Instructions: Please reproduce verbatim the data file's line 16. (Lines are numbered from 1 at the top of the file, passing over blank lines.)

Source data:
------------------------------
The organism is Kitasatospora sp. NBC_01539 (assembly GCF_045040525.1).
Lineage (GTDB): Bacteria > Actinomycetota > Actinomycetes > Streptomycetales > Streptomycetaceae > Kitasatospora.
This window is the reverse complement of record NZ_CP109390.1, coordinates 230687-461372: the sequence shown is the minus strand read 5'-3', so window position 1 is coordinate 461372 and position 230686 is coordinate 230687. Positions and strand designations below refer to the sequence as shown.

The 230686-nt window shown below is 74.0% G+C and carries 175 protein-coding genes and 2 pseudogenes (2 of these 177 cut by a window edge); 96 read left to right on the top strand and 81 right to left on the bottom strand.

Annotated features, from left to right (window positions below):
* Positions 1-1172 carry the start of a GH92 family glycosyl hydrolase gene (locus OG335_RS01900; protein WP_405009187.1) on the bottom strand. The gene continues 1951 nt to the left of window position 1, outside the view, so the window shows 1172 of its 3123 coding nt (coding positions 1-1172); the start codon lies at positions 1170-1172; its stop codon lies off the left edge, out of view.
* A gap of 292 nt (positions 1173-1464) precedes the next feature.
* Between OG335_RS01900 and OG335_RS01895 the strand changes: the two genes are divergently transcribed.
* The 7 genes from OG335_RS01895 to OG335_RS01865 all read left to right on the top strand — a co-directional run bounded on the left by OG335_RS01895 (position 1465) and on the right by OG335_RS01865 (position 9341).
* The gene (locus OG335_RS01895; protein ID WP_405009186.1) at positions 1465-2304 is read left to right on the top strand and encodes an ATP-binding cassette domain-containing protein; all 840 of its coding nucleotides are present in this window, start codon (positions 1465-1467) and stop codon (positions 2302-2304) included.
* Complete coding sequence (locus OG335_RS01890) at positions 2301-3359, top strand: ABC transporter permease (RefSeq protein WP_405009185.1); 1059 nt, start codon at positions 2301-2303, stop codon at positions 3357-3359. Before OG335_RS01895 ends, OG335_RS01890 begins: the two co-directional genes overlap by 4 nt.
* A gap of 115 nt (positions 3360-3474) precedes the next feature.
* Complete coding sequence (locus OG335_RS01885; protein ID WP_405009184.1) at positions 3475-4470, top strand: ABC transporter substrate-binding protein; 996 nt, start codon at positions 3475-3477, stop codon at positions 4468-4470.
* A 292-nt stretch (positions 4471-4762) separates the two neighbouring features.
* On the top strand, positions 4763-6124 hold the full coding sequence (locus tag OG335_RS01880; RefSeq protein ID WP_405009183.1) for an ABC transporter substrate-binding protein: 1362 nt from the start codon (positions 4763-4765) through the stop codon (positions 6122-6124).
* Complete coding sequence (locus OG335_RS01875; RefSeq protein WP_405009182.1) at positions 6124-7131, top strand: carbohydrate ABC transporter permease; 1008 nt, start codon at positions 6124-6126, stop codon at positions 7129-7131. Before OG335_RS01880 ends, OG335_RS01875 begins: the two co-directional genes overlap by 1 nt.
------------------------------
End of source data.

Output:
* Complete coding sequence (locus OG335_RS01875; RefSeq protein WP_405009182.1) at positions 6124-7131, top strand: carbohydrate ABC transporter permease; 1008 nt, start codon at positions 6124-6126, stop codon at positions 7129-7131. Before OG335_RS01880 ends, OG335_RS01875 begins: the two co-directional genes overlap by 1 nt.